NATIONAL
December 17, 2006 | Sam Howe Verhovek, Times Staff Writer
As utility crews worked to restore power to 1 million customers across the wind-wracked Pacific Northwest, hospitals here said Saturday that they had treated about 80 victims of poisoning by carbon monoxide -- from gas grills, propane heaters, generators and charcoal briquettes brought indoors for heat and light.
NATIONAL
December 15, 2006 | From the Associated Press
A powerful storm socked the Pacific Northwest with heavy rain and wind gusts close to 100 mph Thursday, flooding streets, toppling trees and cutting power to thousands. More than 150,000 customers lost electricity in Washington and Oregon, utilities reported. A wind gust of 97 mph was recorded at Rockaway Beach, Ore., and Washington reported 70-mph gusts on the coast. Flooding stalled traffic in parts of Seattle, and falling trees and debris forced the closure of several highways in Oregon.
NATIONAL
November 10, 2006 | From the Associated Press
Heavy rain and flooding, already blamed for three deaths in the Pacific Northwest, washed out a major highway near Mount Hood and forced the shutdown of 59 miles of the North Cascades Highway in Washington state Thursday. The White River flowed over Oregon Highway 35 on Mount Hood's eastern flank Monday and Tuesday, cutting 20-foot-deep ruts through the road and sending boulders and trees rolling down the mountainside, said Bill Barnhart, a Department of Transportation manager.
NATIONAL
October 19, 2006 | From Times Wire Reports
A University of Washington climate researcher says Pacific Northwest winters will get grayer and rainier over the next 50 to 100 years because of a low-pressure system near the Aleutian Islands that is moving north and east. Eric Salathe said that weather so far in the future may not seem relevant to many people now but that the storms brought on by climate change would affect everyone currently paying for or designing a new bridge or roadway.
NATIONAL
October 17, 2006 | Bettina Boxall, Times Staff Writer
Three government SUVs guarded a road to nowhere. Nearby, a middle-age couple camping out in a trailer manned a round-the-clock checkpoint next to a locked gate, on the watch for environmental protesters. A few miles beyond, the drone of chain saws rose from a deep ravine while a hovering helicopter plucked blackened logs from the floor of the burned forest and carried them to the nearest road.
SCIENCE
December 31, 2005 | From Reuters
Human activity and climate change may be pushing the tiny American pika toward extinction in the mountains of western North America, according to a study published Thursday in the Journal of Biogeography. The small rabbit-like mammals live in rock-strewn slopes but are gradually being pushed to higher elevations and are running out of places to live.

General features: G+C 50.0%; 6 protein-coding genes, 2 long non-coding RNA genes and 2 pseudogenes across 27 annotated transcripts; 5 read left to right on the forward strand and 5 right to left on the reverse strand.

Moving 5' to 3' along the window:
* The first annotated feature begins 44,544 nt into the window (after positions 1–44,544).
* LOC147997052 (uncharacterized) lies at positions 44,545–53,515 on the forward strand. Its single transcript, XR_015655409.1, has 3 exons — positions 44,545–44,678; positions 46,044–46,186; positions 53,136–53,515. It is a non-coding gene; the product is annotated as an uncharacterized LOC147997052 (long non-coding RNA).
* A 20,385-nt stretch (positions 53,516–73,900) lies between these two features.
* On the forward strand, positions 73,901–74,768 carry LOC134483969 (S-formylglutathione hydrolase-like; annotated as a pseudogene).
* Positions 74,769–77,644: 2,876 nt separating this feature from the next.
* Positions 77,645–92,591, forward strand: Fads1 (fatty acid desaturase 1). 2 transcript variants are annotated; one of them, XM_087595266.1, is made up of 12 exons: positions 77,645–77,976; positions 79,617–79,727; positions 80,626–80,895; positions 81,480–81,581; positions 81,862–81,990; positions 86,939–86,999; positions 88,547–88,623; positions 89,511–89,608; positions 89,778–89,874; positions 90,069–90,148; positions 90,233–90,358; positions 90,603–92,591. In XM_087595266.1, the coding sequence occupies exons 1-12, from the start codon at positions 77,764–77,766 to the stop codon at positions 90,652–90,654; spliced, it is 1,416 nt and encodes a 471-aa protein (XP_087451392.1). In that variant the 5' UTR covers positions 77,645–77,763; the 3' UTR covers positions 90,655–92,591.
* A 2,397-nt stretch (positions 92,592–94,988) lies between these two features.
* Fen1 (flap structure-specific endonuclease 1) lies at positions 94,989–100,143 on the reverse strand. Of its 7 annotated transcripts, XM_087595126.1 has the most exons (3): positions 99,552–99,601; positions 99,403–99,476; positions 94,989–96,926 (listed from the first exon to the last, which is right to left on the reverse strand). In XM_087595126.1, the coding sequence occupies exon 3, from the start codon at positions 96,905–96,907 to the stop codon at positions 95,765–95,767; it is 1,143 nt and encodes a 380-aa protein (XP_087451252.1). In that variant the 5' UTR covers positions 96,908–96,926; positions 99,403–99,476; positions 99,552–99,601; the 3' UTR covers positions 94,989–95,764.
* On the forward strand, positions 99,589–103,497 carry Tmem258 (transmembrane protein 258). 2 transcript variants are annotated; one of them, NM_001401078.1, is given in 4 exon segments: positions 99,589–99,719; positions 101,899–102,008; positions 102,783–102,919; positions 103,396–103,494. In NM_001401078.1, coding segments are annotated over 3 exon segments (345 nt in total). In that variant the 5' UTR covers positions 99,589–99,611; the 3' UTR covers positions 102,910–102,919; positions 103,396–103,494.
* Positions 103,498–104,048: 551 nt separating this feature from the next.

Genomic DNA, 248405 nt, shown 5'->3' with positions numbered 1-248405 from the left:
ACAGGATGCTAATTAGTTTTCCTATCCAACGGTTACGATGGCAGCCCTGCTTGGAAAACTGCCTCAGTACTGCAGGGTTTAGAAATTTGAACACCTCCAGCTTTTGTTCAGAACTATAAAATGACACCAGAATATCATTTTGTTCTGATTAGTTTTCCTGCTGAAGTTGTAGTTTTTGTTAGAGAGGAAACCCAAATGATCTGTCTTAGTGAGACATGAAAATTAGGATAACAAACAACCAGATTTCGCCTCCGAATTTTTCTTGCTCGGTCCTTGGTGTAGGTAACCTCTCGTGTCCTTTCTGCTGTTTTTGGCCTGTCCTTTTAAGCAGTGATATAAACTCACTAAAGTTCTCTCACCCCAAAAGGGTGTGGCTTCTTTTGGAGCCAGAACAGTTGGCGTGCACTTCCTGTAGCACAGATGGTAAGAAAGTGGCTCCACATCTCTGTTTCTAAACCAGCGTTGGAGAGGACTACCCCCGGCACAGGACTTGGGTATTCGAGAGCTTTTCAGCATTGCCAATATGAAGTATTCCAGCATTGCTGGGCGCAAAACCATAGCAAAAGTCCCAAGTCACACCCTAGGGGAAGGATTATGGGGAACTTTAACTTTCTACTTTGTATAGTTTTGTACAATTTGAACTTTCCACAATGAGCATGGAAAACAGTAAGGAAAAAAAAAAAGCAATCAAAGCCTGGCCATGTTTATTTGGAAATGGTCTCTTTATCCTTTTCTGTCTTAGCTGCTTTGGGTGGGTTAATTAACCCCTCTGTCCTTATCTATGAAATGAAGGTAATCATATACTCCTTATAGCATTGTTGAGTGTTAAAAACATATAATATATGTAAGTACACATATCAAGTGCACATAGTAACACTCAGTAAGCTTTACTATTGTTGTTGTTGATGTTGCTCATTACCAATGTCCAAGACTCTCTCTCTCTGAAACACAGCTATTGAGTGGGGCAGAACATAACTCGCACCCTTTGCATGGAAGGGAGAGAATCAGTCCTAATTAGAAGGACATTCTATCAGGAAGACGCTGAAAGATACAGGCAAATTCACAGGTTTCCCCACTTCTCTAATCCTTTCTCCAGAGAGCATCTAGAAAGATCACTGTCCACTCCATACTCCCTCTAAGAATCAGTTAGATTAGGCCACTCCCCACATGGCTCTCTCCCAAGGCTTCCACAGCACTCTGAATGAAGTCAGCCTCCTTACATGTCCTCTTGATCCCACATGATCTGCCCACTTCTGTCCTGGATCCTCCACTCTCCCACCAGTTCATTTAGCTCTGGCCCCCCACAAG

NEWS
September 26, 1992 | DOUG CONNER, TIMES STAFF WRITER
The marbled murrelet, a small, swift coastal sea bird that nests in old-growth forest canopies of the Pacific Northwest, is poised to become the latest player in the tangled regional debate that is increasingly characterized here as preserving wildlife species at the cost of jobs. A spokesman for the Interior Department said Friday that the Fish and Wildlife Service is expected to place the bird on the federal endangered species list as a threatened species on Monday.
NATIONAL
November 10, 2006 | From the Associated Press
Heavy rain and flooding, already blamed for three deaths in the Pacific Northwest, washed out a major highway near Mount Hood and forced the shutdown of 59 miles of the North Cascades Highway in Washington state Thursday. The White River flowed over Oregon Highway 35 on Mount Hood's eastern flank Monday and Tuesday, cutting 20-foot-deep ruts through the road and sending boulders and trees rolling down the mountainside, said Bill Barnhart, a Department of Transportation manager.
NATIONAL
December 26, 2005 | From Times Wire Reports
High winds downed trees and power lines in Seattle and Portland, Ore., cutting off electricity to thousands of homes across the region. At the peak of the outages, about 20,000 Puget Sound Energy customers in King, Pierce, Thurston, Kitsap, Lewis, Whatcom, Island and Skagit counties had lost power, said Lynn Carlson, a spokeswoman for the utility. In Oregon, Portland General Electric said 30,000 of its customers lost power.
NATIONAL
October 21, 2005 | From Times Wire Reports
The U.S. Fish and Wildlife Service confirmed that it would propose taking the marbled murrelet, a small seabird at the center of political battles over logging in the Northwest, off the threatened species list. The proposal, to be formally made by the end of the year, would start a yearlong evaluation. The bird lives at sea but nests in trees near the coast.